Retroperitoneal Laparoscopic Technique in Treatment of Complex Renal Stones

75 cases

Chao Qin; Shangqian Wang; Pu Li; Qiang Cao; Pengfei Shao; Pengchao Li; Zhijian Han; Jun Tao; Xiaoxin Meng; Xiaobing Ju; Rijin Song; Jie Li; Wei Zhang; Qiang Lu; Changjun Yin


BMC Urol. 2014;14(16) 

In This Article



We chose 75 patients including 53 men and 22 women with a mean age of 47.8 years (range 18–74 years) as research subjects (Table 1). Any of the following were criteria for inclusion in the study: 1) a renal pelvic stone with complications, such as nephroptosis, ureteropelvic junction obstruction (UPJO), or retrocaval ureter; 2) a relatively large non-staghorn solitary stone in the renal pelvis not suitable for extracorporeal shockwave lithotripsy or ureteroscopic lithotripsy, or treatment failure cases; or 3) multiple renal stones in the pelvis and calyx without obvious hydronephrosis, especially calyceal stones in the former, which are relatively difficult for percutaneous nephrostolithotomy.

All the patients were examined with ultrasonography, intravenous urogram, and computed tomography to assess the renal collecting system anatomy and characteristics of stones, including size and location. Retrograde urography was performed for patients with suspect UPJO.


All the procedures were performed in accordance with the ethical standards of the committee on human experimentation of the Nanjing Medical University. And written informed consent for participation in the study was obtained from participants.

General anesthesia was used for all patients. Patients were positioned in the lateral decubitus position with hyperextension. A 1.5-cm incision was made in the mid-axillary line 1 cm above the iliac crest. Hemostatic forceps were used to divide the fascia lumbodorsalis. The retroperitoneal space was separated by digital Dissection. A working space was created in the retroperitoneum by self-made balloon dilation with 300–500 mL of air for 5 minutes. Three ports were guided by index finger and placed at the anterior axillary line (5-mm port), the subcostal posterior axillary line (12-mm port), and the previous mid-axillary line (10-mm port). Trocars were then inserted and artificial pneumoperitoneum was created by CO2 insufflation (1.6–2.0 kPa). A 30° telescope was introduced through the port.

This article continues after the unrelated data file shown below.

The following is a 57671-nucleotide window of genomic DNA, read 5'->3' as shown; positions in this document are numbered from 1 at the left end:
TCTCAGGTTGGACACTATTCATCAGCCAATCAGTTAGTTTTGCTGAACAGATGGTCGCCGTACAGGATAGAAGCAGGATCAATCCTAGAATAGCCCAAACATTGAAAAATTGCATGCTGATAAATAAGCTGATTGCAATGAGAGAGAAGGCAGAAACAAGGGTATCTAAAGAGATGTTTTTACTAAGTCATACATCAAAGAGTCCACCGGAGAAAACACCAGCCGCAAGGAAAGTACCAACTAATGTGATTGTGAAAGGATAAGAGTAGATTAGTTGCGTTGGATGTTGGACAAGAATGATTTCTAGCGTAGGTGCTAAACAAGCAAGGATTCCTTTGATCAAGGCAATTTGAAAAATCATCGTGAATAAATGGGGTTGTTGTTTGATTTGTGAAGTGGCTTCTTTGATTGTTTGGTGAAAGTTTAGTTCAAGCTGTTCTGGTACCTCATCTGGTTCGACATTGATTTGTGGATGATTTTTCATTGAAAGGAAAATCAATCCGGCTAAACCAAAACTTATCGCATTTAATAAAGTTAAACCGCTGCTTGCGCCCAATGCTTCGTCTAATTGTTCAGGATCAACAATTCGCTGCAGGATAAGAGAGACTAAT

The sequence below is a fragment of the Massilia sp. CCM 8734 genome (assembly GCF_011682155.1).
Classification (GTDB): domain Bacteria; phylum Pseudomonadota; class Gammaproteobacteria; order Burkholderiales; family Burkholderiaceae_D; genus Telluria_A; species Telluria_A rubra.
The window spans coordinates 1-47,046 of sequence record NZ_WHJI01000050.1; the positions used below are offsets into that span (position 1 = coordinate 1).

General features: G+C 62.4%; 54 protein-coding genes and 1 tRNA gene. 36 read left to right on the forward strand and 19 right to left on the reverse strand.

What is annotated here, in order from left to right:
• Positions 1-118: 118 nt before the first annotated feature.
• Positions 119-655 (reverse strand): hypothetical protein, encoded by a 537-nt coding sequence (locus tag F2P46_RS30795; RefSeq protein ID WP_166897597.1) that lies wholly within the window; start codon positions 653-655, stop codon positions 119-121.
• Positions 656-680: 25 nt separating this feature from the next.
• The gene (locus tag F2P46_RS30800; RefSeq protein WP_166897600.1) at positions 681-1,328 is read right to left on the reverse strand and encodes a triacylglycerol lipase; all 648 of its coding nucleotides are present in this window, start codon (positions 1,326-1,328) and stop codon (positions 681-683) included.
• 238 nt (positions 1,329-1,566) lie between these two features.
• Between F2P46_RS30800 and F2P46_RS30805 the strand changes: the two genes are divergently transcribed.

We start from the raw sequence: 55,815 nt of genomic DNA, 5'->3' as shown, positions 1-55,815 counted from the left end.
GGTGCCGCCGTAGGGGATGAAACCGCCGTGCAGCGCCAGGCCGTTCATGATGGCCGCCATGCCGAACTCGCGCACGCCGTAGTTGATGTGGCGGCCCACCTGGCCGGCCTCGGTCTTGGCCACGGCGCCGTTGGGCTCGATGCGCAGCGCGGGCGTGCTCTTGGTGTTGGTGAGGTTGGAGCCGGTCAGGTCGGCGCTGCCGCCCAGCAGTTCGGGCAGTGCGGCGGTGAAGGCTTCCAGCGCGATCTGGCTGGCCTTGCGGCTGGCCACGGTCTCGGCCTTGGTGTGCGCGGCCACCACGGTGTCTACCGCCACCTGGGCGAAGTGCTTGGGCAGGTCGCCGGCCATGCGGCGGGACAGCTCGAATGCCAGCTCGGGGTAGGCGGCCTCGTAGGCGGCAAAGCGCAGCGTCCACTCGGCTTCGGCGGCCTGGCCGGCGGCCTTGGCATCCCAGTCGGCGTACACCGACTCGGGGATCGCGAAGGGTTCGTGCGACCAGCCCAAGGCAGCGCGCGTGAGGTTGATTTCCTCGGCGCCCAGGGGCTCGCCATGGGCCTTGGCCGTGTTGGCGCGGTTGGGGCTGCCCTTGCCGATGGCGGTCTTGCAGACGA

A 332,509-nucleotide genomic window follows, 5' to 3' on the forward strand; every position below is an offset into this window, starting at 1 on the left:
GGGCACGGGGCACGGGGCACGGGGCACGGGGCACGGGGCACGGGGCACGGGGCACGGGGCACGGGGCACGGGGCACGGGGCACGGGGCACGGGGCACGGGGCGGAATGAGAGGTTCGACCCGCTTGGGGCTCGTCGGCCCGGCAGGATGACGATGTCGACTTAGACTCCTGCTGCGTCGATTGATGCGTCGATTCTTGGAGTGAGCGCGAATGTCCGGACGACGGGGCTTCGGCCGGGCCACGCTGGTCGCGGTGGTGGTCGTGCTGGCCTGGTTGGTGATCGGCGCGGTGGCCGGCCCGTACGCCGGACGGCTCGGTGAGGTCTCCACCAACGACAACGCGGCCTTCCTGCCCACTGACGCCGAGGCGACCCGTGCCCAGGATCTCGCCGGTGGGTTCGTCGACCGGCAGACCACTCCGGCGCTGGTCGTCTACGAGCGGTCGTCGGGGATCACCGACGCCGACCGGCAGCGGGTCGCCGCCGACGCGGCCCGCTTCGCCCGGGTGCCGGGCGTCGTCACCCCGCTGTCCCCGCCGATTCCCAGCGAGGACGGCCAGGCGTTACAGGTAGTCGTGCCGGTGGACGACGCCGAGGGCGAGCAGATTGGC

For obese patients, too much fat in the retroperitoneum can limit the surgical field influenced by respiration-induced peritoneal movement. In such patients, the operation may be completed successfully with the help of a 5-mm fourth port, inserted 3–4 cm anterior to the first port. This additional port could also help deal with UPJO (ligation and reconstruction), intrasinusal pyelolithotomy and the other cases when the forth port may help seperate or reconstruction.

Laparoscopic Pyelolithotomy Combined With Flexible Ureteroscopy

Location of the psoas muscle as a marker helps to remove extraperitoneal fat. For extra-renal pelvic stones, the dorsal part of the renal pelvis and ureter are identified. Acting gently can prevent extracted stones from slipping into calices. After touching the stone with forceps, a vertical incision is made and the stone is extracted. A catheter (F10) is inserted through the trocar and into the incision and irrigated by saline, whereby most of the residual stones can be flushed out. A double-J stent (F7) through the pelvic incision is positioned to the bladder.